Big Red Car here today talking Florida voting. Why is it always Florida? Why always Broward and Palm Beach counties?
Not taking sides on anything, but making a few observations.
Learning to count in Florida
Before we can really understand what is going on in Florida, we need to know some basic terms.
Election Day Vote Count — the actual number of ballots cast on election day. Most counties — sixty-five of Florida’s sixty-seven did — are able to count these ballots before midnight on Election Day. Not in Florida, for some unexplained reason. In fairness, most Florida counties do this handily except for places like Broward and Palm Beach counties. Right next door in Dade County, they were done by ten o’clock and went out for ceviche and margaritas.
Early, In-Person Vote Count — the actual number of ballots cast during “early voting.” Early voting ends before the beginning of regular voting. These ballots are typically counted before Election Day.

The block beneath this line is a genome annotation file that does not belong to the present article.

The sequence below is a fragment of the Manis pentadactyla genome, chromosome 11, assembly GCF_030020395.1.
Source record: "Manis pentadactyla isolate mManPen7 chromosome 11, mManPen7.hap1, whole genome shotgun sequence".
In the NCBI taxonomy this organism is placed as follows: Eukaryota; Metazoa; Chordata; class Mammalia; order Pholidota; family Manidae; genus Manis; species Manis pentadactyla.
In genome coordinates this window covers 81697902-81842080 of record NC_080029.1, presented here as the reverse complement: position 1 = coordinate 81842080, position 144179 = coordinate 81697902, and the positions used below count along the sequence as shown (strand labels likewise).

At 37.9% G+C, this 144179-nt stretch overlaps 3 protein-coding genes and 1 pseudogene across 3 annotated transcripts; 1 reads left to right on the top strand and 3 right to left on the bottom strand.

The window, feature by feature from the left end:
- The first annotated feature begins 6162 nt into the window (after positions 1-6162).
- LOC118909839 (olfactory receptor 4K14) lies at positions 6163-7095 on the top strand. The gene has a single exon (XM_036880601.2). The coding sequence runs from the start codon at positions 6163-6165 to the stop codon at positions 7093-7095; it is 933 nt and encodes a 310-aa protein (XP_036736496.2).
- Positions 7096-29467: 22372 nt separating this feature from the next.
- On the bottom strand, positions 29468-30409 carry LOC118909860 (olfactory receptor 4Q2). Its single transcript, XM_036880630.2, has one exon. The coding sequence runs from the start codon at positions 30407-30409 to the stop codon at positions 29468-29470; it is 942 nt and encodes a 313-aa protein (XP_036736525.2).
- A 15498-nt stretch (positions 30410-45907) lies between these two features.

Absentee Vote Count — the actual number of ballots mailed and received by 7:00 PM on Election Day, same time that Election Day Vote Count begins. These votes can be counted as received.
Overseas Military Vote Count — the actual number of ballots mailed by November 6 and received by November 16 from military and dependents stationed overseas. These votes can be counted as received.
Provisional Vote Count — the actual number of ballots for which there is some discrepancy which the voter must clear up before the ballot can be counted.
An example is a voter who arrives and votes without a photo ID in accordance with Florida election law. Another example is an absentee ballot without a signature.